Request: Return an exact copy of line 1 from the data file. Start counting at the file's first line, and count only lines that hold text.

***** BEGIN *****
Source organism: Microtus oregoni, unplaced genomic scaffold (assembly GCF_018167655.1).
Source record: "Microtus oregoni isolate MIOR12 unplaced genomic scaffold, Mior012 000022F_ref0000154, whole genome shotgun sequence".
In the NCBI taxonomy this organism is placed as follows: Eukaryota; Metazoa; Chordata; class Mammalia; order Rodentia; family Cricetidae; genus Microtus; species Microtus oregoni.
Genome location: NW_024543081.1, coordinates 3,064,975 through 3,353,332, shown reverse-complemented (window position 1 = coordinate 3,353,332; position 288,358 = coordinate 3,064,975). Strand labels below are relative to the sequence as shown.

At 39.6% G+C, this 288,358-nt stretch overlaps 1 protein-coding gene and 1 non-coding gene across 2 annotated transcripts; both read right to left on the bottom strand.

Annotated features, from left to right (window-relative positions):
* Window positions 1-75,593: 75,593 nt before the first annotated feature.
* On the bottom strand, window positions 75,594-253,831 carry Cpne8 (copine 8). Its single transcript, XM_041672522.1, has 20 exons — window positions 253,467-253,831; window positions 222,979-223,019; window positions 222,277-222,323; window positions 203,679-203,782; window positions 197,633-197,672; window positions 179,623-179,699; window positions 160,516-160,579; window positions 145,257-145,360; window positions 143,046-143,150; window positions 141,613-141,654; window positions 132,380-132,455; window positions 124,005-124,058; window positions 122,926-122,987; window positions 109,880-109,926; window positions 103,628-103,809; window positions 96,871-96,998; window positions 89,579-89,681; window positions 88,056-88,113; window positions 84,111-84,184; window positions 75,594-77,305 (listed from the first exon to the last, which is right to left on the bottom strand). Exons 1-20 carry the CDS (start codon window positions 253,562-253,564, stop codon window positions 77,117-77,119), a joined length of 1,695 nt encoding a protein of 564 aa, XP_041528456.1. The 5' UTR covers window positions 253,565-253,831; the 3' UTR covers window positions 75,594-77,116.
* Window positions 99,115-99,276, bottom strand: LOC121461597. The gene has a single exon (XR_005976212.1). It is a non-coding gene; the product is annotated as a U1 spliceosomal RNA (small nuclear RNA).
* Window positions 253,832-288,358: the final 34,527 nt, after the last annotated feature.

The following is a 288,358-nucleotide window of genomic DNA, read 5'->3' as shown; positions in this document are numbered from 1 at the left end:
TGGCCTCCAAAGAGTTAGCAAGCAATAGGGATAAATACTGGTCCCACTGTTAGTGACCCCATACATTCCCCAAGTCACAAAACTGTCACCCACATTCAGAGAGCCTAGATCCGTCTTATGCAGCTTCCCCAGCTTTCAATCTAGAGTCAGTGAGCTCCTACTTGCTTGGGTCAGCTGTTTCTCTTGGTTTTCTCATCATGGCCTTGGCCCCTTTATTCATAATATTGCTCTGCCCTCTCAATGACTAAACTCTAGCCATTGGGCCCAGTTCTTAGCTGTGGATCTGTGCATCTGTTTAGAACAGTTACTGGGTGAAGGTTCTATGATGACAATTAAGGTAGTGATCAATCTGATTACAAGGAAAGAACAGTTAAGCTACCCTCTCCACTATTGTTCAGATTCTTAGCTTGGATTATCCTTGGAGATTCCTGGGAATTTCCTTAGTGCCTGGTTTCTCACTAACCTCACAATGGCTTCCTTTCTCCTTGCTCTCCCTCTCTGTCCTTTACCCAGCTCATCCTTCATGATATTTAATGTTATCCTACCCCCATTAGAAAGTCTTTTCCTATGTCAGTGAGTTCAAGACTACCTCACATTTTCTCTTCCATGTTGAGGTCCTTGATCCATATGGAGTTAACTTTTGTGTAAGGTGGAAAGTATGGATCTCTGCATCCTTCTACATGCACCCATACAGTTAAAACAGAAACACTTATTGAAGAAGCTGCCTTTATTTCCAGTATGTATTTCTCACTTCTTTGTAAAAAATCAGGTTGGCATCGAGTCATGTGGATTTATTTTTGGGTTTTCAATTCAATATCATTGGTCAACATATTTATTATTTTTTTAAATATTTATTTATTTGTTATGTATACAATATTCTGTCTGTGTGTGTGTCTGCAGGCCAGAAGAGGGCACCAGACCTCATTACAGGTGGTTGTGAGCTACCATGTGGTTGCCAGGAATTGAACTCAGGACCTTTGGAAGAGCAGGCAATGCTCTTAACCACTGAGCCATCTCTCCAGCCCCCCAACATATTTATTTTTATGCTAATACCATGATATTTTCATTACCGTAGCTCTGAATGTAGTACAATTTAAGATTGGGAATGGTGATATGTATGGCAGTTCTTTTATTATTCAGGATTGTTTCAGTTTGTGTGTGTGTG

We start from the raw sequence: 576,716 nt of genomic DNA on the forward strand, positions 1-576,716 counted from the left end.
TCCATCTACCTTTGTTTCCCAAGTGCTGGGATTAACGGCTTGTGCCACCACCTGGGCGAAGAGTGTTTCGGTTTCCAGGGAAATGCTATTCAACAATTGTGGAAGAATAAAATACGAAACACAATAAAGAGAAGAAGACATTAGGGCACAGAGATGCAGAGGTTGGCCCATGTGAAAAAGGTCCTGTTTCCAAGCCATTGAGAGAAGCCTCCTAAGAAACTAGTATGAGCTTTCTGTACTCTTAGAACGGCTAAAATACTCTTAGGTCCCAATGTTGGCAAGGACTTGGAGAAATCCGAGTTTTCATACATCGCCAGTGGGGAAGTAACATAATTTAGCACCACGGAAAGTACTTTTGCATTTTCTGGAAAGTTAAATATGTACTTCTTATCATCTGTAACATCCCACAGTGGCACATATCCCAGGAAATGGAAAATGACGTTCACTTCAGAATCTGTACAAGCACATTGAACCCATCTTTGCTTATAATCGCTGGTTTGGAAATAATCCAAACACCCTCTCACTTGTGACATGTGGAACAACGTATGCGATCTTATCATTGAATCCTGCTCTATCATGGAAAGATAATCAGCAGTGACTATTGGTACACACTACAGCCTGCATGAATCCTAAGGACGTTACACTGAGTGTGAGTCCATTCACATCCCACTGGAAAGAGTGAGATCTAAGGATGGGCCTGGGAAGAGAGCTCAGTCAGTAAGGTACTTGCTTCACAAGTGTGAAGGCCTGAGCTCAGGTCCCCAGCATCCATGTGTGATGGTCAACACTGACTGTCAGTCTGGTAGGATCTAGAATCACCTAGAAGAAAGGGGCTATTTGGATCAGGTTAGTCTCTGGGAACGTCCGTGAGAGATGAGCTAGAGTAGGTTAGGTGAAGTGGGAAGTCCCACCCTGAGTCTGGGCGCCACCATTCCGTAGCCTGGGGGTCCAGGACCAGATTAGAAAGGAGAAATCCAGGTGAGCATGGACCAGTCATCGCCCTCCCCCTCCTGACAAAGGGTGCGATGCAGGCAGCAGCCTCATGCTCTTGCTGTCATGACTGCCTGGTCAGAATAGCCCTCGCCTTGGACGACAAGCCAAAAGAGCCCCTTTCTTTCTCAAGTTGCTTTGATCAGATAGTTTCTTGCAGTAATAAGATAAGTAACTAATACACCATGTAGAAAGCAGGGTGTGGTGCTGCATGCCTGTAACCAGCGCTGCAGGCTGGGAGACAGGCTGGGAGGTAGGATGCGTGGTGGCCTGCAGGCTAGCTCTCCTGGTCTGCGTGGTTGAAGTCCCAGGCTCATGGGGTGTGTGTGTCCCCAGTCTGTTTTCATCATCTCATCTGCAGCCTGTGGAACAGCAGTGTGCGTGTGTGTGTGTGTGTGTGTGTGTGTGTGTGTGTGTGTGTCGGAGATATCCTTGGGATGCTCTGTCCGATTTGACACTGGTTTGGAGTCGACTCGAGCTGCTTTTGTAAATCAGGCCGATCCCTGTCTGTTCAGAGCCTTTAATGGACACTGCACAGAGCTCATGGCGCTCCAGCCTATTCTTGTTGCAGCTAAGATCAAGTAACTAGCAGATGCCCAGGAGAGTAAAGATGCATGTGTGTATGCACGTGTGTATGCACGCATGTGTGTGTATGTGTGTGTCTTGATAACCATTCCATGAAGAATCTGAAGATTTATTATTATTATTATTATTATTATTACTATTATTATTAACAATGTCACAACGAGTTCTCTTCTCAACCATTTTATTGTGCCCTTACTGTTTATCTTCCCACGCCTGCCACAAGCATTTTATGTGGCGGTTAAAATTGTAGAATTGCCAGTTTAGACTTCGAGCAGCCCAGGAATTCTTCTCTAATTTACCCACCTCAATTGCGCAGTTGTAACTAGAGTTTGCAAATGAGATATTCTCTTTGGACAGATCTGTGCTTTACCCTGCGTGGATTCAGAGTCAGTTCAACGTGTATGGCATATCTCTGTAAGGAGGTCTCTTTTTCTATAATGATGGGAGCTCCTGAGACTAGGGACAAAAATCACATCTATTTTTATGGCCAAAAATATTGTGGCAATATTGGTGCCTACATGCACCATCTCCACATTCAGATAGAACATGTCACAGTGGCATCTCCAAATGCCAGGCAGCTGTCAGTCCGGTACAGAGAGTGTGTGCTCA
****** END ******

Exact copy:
Source organism: Microtus oregoni, unplaced genomic scaffold (assembly GCF_018167655.1).